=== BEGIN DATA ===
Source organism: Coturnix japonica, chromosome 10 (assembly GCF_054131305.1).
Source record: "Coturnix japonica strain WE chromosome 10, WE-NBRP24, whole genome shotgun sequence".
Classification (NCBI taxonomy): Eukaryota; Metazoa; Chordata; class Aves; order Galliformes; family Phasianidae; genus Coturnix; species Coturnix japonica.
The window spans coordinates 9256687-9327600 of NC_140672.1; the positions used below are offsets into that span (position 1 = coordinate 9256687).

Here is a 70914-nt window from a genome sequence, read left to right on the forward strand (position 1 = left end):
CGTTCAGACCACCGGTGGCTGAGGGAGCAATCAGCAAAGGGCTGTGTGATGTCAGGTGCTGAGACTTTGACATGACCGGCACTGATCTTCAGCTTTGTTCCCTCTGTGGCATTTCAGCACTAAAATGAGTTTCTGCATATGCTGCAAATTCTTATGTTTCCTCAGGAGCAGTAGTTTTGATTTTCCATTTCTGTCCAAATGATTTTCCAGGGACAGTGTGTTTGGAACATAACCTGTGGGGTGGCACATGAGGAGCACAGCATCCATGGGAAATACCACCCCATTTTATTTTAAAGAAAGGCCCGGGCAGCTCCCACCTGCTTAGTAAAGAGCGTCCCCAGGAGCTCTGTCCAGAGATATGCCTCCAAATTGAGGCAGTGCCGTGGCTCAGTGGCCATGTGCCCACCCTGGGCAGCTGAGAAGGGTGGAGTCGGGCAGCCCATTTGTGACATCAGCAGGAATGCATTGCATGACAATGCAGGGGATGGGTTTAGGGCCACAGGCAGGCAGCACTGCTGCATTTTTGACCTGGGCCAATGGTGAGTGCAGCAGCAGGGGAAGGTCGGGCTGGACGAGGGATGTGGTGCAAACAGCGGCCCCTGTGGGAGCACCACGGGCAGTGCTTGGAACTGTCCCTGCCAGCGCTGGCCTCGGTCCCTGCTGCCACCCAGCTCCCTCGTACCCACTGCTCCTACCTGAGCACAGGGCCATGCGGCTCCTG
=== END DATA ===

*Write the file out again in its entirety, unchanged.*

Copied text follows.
Source organism: Coturnix japonica, chromosome 10 (assembly GCF_054131305.1).
Source record: "Coturnix japonica strain WE chromosome 10, WE-NBRP24, whole genome shotgun sequence".
Classification (NCBI taxonomy): Eukaryota; Metazoa; Chordata; class Aves; order Galliformes; family Phasianidae; genus Coturnix; species Coturnix japonica.
The window spans coordinates 9256687-9327600 of NC_140672.1; the positions used below are offsets into that span (position 1 = coordinate 9256687).

Here is a 70914-nt window from a genome sequence, read left to right on the forward strand (position 1 = left end):
CGTTCAGACCACCGGTGGCTGAGGGAGCAATCAGCAAAGGGCTGTGTGATGTCAGGTGCTGAGACTTTGACATGACCGGCACTGATCTTCAGCTTTGTTCCCTCTGTGGCATTTCAGCACTAAAATGAGTTTCTGCATATGCTGCAAATTCTTATGTTTCCTCAGGAGCAGTAGTTTTGATTTTCCATTTCTGTCCAAATGATTTTCCAGGGACAGTGTGTTTGGAACATAACCTGTGGGGTGGCACATGAGGAGCACAGCATCCATGGGAAATACCACCCCATTTTATTTTAAAGAAAGGCCCGGGCAGCTCCCACCTGCTTAGTAAAGAGCGTCCCCAGGAGCTCTGTCCAGAGATATGCCTCCAAATTGAGGCAGTGCCGTGGCTCAGTGGCCATGTGCCCACCCTGGGCAGCTGAGAAGGGTGGAGTCGGGCAGCCCATTTGTGACATCAGCAGGAATGCATTGCATGACAATGCAGGGGATGGGTTTAGGGCCACAGGCAGGCAGCACTGCTGCATTTTTGACCTGGGCCAATGGTGAGTGCAGCAGCAGGGGAAGGTCGGGCTGGACGAGGGATGTGGTGCAAACAGCGGCCCCTGTGGGAGCACCACGGGCAGTGCTTGGAACTGTCCCTGCCAGCGCTGGCCTCGGTCCCTGCTGCCACCCAGCTCCCTCGTACCCACTGCTCCTACCTGAGCACAGGGCCATGCGGCTCCTG